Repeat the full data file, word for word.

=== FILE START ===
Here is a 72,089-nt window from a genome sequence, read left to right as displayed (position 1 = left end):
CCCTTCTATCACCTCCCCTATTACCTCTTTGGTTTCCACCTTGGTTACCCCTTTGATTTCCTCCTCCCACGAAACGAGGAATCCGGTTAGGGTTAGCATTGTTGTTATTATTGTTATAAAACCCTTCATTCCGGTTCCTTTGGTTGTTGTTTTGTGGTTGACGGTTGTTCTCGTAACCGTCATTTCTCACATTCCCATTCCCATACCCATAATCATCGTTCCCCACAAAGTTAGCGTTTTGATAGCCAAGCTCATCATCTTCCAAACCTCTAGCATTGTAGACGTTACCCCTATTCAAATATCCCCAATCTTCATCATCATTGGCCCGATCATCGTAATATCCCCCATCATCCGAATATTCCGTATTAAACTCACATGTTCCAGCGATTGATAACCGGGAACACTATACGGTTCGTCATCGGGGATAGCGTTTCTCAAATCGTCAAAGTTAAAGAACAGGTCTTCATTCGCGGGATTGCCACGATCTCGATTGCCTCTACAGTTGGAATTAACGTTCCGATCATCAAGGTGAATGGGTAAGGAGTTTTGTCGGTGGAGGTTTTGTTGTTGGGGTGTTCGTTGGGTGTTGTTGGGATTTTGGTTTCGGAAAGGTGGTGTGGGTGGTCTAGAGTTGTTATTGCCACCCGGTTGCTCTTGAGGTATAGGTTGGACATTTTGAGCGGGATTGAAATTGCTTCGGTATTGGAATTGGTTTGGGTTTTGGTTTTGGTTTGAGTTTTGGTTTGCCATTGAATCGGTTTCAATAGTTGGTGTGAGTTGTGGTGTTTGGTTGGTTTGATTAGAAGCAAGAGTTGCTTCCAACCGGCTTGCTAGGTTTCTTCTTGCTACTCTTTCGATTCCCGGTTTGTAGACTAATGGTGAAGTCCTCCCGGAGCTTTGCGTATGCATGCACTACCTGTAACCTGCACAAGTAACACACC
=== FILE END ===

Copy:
Here is a 72,089-nt window from a genome sequence, read left to right as displayed (position 1 = left end):
CCCTTCTATCACCTCCCCTATTACCTCTTTGGTTTCCACCTTGGTTACCCCTTTGATTTCCTCCTCCCACGAAACGAGGAATCCGGTTAGGGTTAGCATTGTTGTTATTATTGTTATAAAACCCTTCATTCCGGTTCCTTTGGTTGTTGTTTTGTGGTTGACGGTTGTTCTCGTAACCGTCATTTCTCACATTCCCATTCCCATACCCATAATCATCGTTCCCCACAAAGTTAGCGTTTTGATAGCCAAGCTCATCATCTTCCAAACCTCTAGCATTGTAGACGTTACCCCTATTCAAATATCCCCAATCTTCATCATCATTGGCCCGATCATCGTAATATCCCCCATCATCCGAATATTCCGTATTAAACTCACATGTTCCAGCGATTGATAACCGGGAACACTATACGGTTCGTCATCGGGGATAGCGTTTCTCAAATCGTCAAAGTTAAAGAACAGGTCTTCATTCGCGGGATTGCCACGATCTCGATTGCCTCTACAGTTGGAATTAACGTTCCGATCATCAAGGTGAATGGGTAAGGAGTTTTGTCGGTGGAGGTTTTGTTGTTGGGGTGTTCGTTGGGTGTTGTTGGGATTTTGGTTTCGGAAAGGTGGTGTGGGTGGTCTAGAGTTGTTATTGCCACCCGGTTGCTCTTGAGGTATAGGTTGGACATTTTGAGCGGGATTGAAATTGCTTCGGTATTGGAATTGGTTTGGGTTTTGGTTTTGGTTTGAGTTTTGGTTTGCCATTGAATCGGTTTCAATAGTTGGTGTGAGTTGTGGTGTTTGGTTGGTTTGATTAGAAGCAAGAGTTGCTTCCAACCGGCTTGCTAGGTTTCTTCTTGCTACTCTTTCGATTCCCGGTTTGTAGACTAATGGTGAAGTCCTCCCGGAGCTTTGCGTATGCATGCACTACCTGTAACCTGCACAAGTAACACACC